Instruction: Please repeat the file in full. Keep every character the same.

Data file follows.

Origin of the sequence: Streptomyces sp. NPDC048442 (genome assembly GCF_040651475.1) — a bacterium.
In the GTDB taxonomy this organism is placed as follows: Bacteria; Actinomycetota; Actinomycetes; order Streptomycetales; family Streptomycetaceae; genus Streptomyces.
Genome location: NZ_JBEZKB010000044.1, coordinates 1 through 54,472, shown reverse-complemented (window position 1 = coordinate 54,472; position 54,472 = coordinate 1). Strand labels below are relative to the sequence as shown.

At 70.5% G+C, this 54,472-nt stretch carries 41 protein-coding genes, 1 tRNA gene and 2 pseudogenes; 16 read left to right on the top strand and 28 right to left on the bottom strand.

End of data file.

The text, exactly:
Origin of the sequence: Streptomyces sp. NPDC048442 (genome assembly GCF_040651475.1) — a bacterium.
In the GTDB taxonomy this organism is placed as follows: Bacteria; Actinomycetota; Actinomycetes; order Streptomycetales; family Streptomycetaceae; genus Streptomyces.
Genome location: NZ_JBEZKB010000044.1, coordinates 1 through 54,472, shown reverse-complemented (window position 1 = coordinate 54,472; position 54,472 = coordinate 1). Strand labels below are relative to the sequence as shown.

At 70.5% G+C, this 54,472-nt stretch carries 41 protein-coding genes, 1 tRNA gene and 2 pseudogenes; 16 read left to right on the top strand and 28 right to left on the bottom strand.